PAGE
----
Letters to the Editor: Feb. 17, 2016

Response to Rep. Newman commentary

[In response to State Rep. Stacey Newman’s January commentary, “What you can do about gun violence.”]

Is there a contemporary reference to the often-quoted statistic that 40 percent of firearm purchases happen without a background check? It is likely a much smaller number (usually private sales between individuals).

Here’s another interesting point that we can all agree on: Criminals do not obey laws. 

The definition of insanity is doing the same thing over and over again and expecting different outcomes. More laws do not work.

How about requiring the government to enforce existing laws? Approximately 20,000 background checks are rejected every year. Therefore, these individuals do not buy that gun. However, many of these applicants are committing a crime by even trying to buy a gun. How many of these people are prosecuted? Sources suggest about a dozen a year.

Many felons are career criminals. They commit a second crime and are caught by the police with a firearm. Every U.S. attorney could prosecute hundreds of these people yearly, and keep career criminals off the street.  

I vote at every election. Those that do not vote really should not complain. That is the only thing in Newman’s article that I agree with.

I challenge the editorial board to publish a rebuttal article from a pro-gun elected official or organization.

Melvin B. Saltzman

Crystal Lake Park


Editor’s note: Politifact.com addresses the “40 percent” statistic mentioned above. It rates the statement as “half true,” because it is based on a study  that is 22 years old, with a small sample size. However, the site notes that there are no current studies to provide  up-to-date figures, due in part to a “two-decade dearth of gun violence research funding.”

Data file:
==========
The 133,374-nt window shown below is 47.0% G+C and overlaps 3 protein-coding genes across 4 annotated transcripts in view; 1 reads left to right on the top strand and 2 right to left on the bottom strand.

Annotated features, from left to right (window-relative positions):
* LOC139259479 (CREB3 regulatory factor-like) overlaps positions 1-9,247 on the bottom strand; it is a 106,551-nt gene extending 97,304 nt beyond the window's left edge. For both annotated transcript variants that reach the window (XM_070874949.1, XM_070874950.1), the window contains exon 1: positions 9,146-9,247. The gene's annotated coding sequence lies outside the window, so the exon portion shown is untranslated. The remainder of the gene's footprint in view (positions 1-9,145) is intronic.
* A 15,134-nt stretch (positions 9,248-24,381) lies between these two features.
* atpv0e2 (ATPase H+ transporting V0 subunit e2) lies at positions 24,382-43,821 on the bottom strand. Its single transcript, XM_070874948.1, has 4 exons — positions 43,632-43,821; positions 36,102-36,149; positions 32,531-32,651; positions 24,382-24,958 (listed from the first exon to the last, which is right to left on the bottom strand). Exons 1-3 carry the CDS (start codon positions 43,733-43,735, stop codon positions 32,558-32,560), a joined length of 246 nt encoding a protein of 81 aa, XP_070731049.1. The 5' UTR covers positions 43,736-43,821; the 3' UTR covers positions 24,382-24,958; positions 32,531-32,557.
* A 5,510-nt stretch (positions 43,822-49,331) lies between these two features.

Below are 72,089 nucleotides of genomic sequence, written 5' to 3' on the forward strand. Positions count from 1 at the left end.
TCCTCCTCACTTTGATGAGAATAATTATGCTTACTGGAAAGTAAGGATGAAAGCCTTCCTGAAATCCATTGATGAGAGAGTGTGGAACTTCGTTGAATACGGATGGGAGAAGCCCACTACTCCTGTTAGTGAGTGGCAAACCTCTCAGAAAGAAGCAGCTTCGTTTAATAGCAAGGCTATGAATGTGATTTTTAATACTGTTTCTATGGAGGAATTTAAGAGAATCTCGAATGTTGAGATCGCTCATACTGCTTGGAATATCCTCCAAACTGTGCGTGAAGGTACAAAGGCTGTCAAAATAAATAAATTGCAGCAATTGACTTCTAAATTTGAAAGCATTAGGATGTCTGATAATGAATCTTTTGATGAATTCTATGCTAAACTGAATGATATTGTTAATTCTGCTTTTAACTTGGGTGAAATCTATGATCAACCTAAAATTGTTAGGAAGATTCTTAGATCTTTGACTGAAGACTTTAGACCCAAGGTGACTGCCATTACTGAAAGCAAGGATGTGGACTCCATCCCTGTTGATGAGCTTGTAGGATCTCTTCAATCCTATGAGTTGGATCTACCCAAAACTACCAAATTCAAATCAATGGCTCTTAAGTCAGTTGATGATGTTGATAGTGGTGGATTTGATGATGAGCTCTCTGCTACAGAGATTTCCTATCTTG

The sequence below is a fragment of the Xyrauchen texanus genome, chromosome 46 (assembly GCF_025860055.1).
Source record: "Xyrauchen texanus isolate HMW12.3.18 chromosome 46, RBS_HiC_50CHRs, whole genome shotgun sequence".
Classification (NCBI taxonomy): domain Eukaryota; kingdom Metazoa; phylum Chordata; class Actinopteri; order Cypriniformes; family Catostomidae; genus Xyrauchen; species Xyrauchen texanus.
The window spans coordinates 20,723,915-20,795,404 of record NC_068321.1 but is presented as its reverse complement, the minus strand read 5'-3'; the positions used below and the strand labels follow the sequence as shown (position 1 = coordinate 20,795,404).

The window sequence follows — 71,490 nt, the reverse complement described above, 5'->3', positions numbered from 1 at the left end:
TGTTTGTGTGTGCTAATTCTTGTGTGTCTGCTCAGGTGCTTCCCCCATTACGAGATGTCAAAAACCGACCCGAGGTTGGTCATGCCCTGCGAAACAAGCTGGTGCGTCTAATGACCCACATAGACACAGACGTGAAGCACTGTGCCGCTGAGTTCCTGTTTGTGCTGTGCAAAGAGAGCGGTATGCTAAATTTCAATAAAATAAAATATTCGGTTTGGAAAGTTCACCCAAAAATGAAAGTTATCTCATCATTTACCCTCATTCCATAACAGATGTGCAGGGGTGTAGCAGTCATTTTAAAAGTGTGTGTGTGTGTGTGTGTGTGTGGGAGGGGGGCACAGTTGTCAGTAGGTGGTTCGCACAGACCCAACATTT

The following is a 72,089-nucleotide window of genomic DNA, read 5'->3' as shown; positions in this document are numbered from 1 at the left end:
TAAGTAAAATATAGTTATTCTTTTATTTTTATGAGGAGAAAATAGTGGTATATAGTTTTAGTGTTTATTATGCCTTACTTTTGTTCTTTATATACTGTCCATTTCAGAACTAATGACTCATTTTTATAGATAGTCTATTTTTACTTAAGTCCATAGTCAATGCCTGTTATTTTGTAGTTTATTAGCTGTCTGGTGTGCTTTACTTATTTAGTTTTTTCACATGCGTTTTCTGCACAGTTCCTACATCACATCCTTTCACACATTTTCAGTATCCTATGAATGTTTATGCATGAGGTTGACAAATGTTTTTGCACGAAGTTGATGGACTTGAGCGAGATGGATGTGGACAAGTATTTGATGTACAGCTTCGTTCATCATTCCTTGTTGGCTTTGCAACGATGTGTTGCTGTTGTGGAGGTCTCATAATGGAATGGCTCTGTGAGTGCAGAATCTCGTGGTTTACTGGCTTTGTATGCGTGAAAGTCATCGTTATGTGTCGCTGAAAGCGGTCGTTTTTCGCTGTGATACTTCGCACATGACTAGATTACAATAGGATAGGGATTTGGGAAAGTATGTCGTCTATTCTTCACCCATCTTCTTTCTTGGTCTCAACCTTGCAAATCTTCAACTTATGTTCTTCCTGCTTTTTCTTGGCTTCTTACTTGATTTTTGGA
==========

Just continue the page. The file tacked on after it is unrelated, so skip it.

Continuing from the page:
Ferguson’s future

As a registered Professional Engineer, E-9290 in Missouri, I view Ferguson’s decision to fight the Department of Justice in court, as the attitude of a compulsive gambler. Ferguson was caught red-handed, financing its municipal operations by preying on its citizens and others, using its criminal injustice system.

That source of illegal revenue must stop, so increased taxes are the obvious remedy. Another problem for the Ferguson business is the increased cost of operating a legal justice system, so it’s a double whammy: less revenue, more cost. After a one-year negotiation in bad faith, the Ferguson City Council has decided to go for a trifecta: less revenue, more cost, and huge legal expense in a lost cause. It’s time to invoke a circus maxim: “Send in the clowns.” 

Franklin Sax

Tucson, Ariz. (and former St. Louisan)